No­tices shed light on run­away slaves

News­pa­per items helped his­to­ri­ans with lo­cal ties write book about sub­ject

Daily Freeman (Kingston, NY) - - FRONT PAGE - By Chris Carola

They were field hands, cooks, mu­si­cians and black­smiths.

Some were “well made,” oth­ers lame. A few showed rit­ual tribal scar­ring from their na­tive Africa, oth­ers bore scars in­flicted by their mas­ters.

All of them — some 600-plus men and women — were black slaves who bolted for free­dom in up­state New York in the 1700s and early 1800s.

The de­tails of their es­capes are in­cluded in a new book by two Hud­son Val­ley his­to­ri­ans who ex­am­ine slav­ery in the re­gion through a cen­tury of news­pa­per no­tices seek­ing the re­turn of run­away slaves.

Su­san Stessin-Cohn of New Paltz and Ash­ley Hurl­burt-Bi­agini of Sal­is­bury Mills spent years scour­ing ar­chives for “In De­fi­ance: Ru­n­aways from Slav­ery in New York’s Hud­son River Val­ley 1735-1831,” re­cently pub­lished by Al­bany-based Black Dome Press. Their soft-cover book con­tains re­prints and tran­scrip­tions of

more than 550 news­pa­per no­tices pub­lished be­tween 1735 and 1831, four years af­ter slav­ery was abol­ished in New York state.

Most of the no­tices were pub­lished in pa­pers printed in a 10-county re­gion from Al­bany to Westch­ester County. Many con­tain vivid phys­i­cal de­scrip­tions of the 607 ru­n­aways doc­u­mented in the book, a frac­tion of the un­told num­ber of en­slaved blacks in New York who sought free­dom through es­cape. The in­for­ma­tion of­fers a unique glimpse into the lives of the North­ern slaves who worked the val­ley’s farms and toiled in its homesteads, the au­thors said.

“There’s so few sto­ries about en­slaved peo­ple (in the North),” said Stessin-Cohn, who serves as his­to­rian for the town of New Paltz. “Each lit­tle no­tice is like a vi­gnette, it’s a story on some­one’s life. It puts a face on this whole hu­man ex­pe­ri­ence.”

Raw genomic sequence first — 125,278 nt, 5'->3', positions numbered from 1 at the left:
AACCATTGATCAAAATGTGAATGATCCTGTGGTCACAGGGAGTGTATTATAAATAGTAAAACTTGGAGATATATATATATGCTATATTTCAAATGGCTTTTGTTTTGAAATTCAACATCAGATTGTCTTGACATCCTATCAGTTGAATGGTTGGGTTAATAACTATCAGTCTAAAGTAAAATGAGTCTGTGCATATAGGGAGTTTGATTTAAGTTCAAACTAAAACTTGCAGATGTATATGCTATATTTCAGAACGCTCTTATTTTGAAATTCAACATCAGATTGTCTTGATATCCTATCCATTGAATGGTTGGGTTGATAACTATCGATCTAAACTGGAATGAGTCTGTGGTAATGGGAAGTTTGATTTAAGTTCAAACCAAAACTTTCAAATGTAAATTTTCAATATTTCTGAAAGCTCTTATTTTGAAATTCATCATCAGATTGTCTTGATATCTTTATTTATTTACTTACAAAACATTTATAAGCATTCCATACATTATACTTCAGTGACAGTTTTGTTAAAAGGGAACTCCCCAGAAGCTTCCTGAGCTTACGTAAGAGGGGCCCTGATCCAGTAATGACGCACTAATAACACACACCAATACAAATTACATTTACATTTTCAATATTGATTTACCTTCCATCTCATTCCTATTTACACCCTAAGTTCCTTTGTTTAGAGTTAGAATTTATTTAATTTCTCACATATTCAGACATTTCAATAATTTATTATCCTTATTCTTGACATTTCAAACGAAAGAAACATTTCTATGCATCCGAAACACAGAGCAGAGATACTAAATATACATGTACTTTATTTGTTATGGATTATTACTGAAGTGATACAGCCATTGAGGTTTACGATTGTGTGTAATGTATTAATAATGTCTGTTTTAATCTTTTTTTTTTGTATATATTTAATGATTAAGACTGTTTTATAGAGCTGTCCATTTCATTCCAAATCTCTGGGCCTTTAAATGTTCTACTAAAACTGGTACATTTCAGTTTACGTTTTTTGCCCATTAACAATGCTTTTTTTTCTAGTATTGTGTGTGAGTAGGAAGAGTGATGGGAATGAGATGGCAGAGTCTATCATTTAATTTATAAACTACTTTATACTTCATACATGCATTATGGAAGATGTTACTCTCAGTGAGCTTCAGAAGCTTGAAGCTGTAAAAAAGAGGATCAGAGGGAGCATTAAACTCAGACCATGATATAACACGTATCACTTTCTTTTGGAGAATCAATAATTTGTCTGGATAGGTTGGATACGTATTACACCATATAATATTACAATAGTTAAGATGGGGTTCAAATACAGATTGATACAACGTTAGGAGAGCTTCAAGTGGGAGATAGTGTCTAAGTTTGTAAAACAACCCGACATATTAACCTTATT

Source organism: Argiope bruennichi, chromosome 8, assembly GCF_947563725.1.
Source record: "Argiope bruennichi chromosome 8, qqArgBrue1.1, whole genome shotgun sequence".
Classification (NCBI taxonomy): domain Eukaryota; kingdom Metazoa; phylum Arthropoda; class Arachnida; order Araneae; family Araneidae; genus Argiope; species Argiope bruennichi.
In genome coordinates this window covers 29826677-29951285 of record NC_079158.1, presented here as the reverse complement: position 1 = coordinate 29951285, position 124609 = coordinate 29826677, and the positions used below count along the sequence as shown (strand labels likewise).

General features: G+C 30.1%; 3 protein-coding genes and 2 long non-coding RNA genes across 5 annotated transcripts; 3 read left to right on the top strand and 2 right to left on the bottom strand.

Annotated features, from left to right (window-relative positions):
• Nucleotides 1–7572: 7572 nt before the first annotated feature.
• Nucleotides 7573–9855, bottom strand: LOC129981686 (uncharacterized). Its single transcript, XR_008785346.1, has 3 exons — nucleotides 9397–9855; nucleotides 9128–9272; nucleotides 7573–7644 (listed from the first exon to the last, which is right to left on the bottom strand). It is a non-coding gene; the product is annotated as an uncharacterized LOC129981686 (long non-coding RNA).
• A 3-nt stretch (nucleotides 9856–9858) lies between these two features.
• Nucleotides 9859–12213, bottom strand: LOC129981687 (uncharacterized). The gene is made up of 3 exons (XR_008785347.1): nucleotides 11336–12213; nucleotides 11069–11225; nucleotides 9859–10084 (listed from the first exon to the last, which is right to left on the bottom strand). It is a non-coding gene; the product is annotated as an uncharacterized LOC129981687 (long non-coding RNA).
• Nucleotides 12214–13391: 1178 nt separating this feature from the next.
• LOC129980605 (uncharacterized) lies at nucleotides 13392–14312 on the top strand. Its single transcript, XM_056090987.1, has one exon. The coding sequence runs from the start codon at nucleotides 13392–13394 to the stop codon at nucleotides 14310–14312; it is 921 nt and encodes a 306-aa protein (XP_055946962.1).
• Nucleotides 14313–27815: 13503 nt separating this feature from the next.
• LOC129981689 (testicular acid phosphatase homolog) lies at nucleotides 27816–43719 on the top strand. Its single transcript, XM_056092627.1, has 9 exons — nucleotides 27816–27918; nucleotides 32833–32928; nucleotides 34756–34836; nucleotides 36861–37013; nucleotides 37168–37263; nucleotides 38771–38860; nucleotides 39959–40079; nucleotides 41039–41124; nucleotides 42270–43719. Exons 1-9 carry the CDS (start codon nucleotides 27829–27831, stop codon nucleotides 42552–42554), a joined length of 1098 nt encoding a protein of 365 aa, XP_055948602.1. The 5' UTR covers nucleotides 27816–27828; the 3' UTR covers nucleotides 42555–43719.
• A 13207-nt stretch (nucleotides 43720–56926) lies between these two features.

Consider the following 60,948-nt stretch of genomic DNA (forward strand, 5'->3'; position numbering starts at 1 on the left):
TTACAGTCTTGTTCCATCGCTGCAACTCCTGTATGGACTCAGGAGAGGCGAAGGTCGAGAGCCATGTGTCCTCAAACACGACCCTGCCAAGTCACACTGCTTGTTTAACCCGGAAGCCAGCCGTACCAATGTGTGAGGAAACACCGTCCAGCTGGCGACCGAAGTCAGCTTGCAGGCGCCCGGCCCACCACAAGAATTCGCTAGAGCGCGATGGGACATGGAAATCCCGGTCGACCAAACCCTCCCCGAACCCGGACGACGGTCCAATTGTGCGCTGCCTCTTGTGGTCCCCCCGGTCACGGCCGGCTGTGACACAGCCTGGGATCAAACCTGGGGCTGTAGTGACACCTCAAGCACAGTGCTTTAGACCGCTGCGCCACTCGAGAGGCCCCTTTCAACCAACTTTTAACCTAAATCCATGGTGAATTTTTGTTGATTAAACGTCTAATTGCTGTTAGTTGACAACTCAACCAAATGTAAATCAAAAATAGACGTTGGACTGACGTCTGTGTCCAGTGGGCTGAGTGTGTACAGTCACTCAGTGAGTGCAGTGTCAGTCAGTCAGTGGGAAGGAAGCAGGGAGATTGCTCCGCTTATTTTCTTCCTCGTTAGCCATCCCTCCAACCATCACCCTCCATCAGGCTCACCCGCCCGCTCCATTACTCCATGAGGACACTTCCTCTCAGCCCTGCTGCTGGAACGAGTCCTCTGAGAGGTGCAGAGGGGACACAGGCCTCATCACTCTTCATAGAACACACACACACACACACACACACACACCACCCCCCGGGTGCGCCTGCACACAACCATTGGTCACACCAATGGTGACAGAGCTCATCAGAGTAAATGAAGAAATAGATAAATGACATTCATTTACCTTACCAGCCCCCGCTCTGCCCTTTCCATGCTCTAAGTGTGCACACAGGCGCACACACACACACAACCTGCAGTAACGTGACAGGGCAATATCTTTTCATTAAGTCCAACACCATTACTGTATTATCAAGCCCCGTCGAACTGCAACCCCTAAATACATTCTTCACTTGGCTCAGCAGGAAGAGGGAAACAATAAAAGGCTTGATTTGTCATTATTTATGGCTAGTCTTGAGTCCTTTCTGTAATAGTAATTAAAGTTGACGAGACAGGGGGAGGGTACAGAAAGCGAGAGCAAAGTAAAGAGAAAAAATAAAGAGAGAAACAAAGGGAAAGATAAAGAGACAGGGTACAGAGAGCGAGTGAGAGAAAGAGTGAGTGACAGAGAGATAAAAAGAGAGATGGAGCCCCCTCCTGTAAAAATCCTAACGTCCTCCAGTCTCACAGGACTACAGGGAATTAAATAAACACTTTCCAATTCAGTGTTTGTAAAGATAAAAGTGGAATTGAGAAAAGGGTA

Stessin-Cohn is a for­mer pro­fes­sor of so­cial stud­ies ed­u­ca­tion at SUNY New Paltz and direc­tor of ed­u­ca­tion for His­toric Huguenot Street. Hurl­burt-Bi­agini is a for­mer man­ager of col­lec­tions and ar­chives for His­toric Huguenot Street

While a hand­ful of the larger New York es­tates had dozens of slaves work­ing on them dur­ing the Colo­nial and an­te­bel­lum pe­ri­ods, the typ­i­cal up­state slave­holder owned one to five slaves, Stessin-Cohn said. While that meant Hud­son Val­ley slaves tended to pos­sess a va­ri­ety of skills, it also left them more iso­lated from one an­other com­pared to blacks forced to work on South­ern plan­ta­tions, she said.

Slav­ery in the North could be even harsher “be­cause they were so alone and they were un­der their en­slaver’s watch con­stantly,” Stessin-Cohn said.

The run­away no­tices served as the era’s all­points bul­letin, a way to get word of es­caped slaves to the gen­eral pop­u­la­tion through lo­cal publi­ca­tions.

A typ­i­cal no­tice started with the words “Run Away” or the amount of the award of­fered, fol­lowed by a de­scrip­tion that in­cluded a slave’s name, age, height and skin com­plex­ion, along with any no­tice­able fea­tures such as scars or a pe­cu­liar gait. What the slave was wear­ing and car­ry­ing at the time of es­cape would also be noted, along with their work and other skills, es­pe­cially mu­si­cian­ship.

A pub­lished no­tice for a slave named Mingo, who ran away from his mas­ter in Westch­ester County in 1767, read: “He plays tol­er­a­bly well upon the Fid­dle, and has taken one with him.”


Su­san Stessin-Cohn, left, and Ash­ley Hurl­burtBi­agini are the co-au­thors of ‘In De­fi­ance: Ru­n­aways from Slav­ery in New York’s Hud­son River Val­ley 1735-1831.’

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